• “This is the end of an era!!  No 80s show on the radio even came close to yours.  The research, the knowledge and the vast music catalog are unparalleled.  Sad to see it go, but glad you gave Portland a proper 80s experience for so many years.  I hope the next phase in your life is great as well.”
  • “What do you do when the radio show you love and have been listening to for the last 15-plus years goes silent (Wow, Ron, you really went out in dramatic fashion, this blizzard and all!)?!  Will and I miss you already!  Thank you so much, Ron – all the best to your next chapter!”
  • “Happy Birthday to you, my brother!  Today is bittersweet for sure.  Can’t wait for your next musical adventure.  Peace & Love (and birthday spankings) to you!”
  • “Mike drop!!! Thanks for 20 years Ron & crew!!!”
  • “Ron does final show.  Shuts down transmitter.  /mic drop/”  (more on that in a bit…)
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DJ Shaxx, Whitney and me, 1.29.2017…

And from my radio neighbor for the past 11 months, host of the wonderful LEFT OF THE DIAL, the incredibly talented DJ Shaxx:

“First, Happy birthday, friend!

“Can’t believe I won’t be there tonight for you to pass the broadcasting baton to me as I begin LEFT OF THE DIAL.  One of the reasons I love doing my show is that it has always followed STUCK IN THE 80s.  I come into the studio on a wave of positivity and grooving to your music; your legendary presence in the big chair as I walk into the on air studio.  Your personality and music has always helped me start my show with a bang.  In fact, my intro, my first song… you’re the audience.  I have so much enjoyed our conversations transitioning between shows.  And then, as you hit the road, I continue to spin music and speak on the mic and imagine you driving up interstate 295.

“With your departure, Ron Raymond Jr., a big part of what I do will change.

“Changes…  The only constant in life, right?  But change is good.  I’m excited for you and the changes coming up in your life.  The opportunities for great things to happen.  Your future is bright, Ronnie.  You gotta wear shades.

“Man, I’m gonna miss you.  I will miss your DJ mentorship, extensive knowledge and impeccable taste in music.  I will miss your humor and your kindness.

“Thank you for all that you’ve given to WMPG.  Thank you for sharing your great, great knowledge of the 80s every week.  You can feel it tonight.  Everyone tuning in.  Theirs are invisible airwaves crackling with life.  Ripe and tender, whistling with energy (as Geddy Lee would sing).  Thanks for carrying on that great Spirit of Radio.  Because of what you’ve done.  It will live on.  For a long, long time.  Someday inhabitants of a distant universe will be hearing these broadcasts and they will say, ‘Geez!  These people are stuck in the 80s.  We must rescue them.’  And then our planet will never be the same.

“Excelsior!”

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When you host a radio show for as long as I did with STUCK IN THE 80s, I had 20 years of thank-you’s and shout-outs to announce.  Of course, I wasn’t able to get to everyone.  That alone would have taken a whole entire show.  The last of my deserved thank-you’s were dedicated to two of my dearest and closest friends in the whole world – DJs extraordinaire Hope and Shawn, who I’d like to truly love to thank again, for their love and knowledge of music and the 80s, their mad DJ skillz, and their passion, dedication and innumerable contributions to STUCK IN THE 80s!  I couldn’t have done it all these years without them!  (BTW, at the end of the show, since we were shutting down the station, Hope came back on the air and said, “STUCK IN THE 80s OUT!”  And then, in sorta dramatic fashion, Shawn and I did drop out mics…  It was great.)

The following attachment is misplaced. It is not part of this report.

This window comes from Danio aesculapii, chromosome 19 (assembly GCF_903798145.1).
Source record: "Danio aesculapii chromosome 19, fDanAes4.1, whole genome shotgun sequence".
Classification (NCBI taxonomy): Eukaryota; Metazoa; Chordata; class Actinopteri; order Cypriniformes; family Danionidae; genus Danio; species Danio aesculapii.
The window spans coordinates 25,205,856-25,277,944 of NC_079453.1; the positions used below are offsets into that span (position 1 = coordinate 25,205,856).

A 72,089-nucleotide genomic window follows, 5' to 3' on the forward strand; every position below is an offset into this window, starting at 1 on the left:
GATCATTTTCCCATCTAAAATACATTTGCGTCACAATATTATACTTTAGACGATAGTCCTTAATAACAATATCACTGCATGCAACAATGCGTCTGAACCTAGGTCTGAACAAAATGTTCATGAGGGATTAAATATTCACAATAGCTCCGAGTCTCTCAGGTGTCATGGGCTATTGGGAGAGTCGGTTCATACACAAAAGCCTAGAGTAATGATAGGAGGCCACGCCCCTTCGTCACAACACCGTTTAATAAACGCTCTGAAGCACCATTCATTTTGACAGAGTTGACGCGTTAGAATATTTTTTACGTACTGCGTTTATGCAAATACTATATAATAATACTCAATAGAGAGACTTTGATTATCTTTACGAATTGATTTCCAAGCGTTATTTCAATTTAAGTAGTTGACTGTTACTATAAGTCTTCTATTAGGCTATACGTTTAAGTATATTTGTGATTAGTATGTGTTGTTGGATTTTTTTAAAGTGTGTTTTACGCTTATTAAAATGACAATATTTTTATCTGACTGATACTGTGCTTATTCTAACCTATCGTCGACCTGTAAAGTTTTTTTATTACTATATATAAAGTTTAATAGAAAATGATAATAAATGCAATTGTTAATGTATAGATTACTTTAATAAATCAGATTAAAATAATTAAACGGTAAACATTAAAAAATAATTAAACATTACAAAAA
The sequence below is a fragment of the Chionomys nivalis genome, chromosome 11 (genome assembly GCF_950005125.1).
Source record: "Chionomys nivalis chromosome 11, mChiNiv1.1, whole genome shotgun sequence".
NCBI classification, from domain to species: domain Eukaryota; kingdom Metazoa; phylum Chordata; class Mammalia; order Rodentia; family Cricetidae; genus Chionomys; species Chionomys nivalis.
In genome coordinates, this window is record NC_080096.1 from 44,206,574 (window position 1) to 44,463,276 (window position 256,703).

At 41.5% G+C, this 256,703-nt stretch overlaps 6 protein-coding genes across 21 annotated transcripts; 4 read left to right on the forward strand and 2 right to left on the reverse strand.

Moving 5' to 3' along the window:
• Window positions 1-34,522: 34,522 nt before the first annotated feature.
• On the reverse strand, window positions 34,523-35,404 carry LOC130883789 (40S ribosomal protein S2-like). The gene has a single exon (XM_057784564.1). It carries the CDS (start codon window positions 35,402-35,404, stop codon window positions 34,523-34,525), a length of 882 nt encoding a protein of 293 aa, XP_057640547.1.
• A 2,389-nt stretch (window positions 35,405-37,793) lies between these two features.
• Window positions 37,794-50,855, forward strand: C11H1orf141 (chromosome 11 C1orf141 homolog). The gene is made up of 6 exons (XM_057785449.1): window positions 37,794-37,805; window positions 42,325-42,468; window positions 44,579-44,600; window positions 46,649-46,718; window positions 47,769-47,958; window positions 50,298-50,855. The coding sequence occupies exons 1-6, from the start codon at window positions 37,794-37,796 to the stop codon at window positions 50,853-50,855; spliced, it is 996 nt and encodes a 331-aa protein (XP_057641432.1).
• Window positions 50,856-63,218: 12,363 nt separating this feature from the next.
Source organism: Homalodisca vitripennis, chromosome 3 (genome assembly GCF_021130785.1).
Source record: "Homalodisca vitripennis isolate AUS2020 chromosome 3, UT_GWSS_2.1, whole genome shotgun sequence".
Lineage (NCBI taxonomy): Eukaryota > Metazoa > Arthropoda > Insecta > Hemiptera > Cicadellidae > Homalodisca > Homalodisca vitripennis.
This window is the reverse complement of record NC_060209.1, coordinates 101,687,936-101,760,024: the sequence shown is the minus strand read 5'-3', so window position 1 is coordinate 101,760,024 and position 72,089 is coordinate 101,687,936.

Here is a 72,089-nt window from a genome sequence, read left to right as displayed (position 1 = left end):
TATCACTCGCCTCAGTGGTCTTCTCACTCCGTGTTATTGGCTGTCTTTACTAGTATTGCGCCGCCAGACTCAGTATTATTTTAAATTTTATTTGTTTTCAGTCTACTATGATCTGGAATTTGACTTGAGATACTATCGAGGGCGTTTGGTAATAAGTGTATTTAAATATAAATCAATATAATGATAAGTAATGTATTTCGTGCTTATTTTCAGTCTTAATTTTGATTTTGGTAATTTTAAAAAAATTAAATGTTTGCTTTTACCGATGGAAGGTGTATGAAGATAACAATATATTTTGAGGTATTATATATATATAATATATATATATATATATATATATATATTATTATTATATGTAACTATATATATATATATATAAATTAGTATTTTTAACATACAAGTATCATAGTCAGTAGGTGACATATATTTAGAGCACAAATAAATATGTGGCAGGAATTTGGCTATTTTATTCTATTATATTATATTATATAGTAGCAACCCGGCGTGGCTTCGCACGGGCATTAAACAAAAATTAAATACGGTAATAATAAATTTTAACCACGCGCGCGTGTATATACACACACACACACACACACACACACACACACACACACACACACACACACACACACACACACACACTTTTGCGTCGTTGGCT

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Shawn, me and Hope, WMPG-FM and WMPG.org, 2.12.2017, hiding from the blizzard outside and truly STUCK IN THE 80s!

For over a year now, people have been asking me why I’m ending the show.  Well, there’s a number of reasons, but mainly, for now, I want to take a break and take some time for me, do some screenwriting, maybe some voiceover work, continue with the little bloggy thing here, and with me turning 50 a couple of weeks ago, to figure out the next step of my path in this next chapter of my life. 

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Thank you, for 20 years and then some…

I don’t know where, and I don’t know when, but STUCK IN THE 80s will be back, I guaRONtee.  I’ll be back too.  And don’t worry ‘bout a thing, ‘cause every little thing is gonna be alright.  And please know that STUCK IN THE 80s has been the proudest moment of the first half of my life.  Thank you.  I love you and I’ll miss you all.

So, until the next time you hear me on your radio, take care, be good, talk hard, and don’t you forget about me.  I’ll catch you on the flip side.  And as Mr. David Bowie once said, “I don’t know where I’m going from here, but I promise it won’t be boring.”  So stay tuned…

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Hope and Shawn, I couldn’t have done it without you.  Thank you!

xmas song of the day – “Winter Wonderland” | EURYTHMICS | 1987.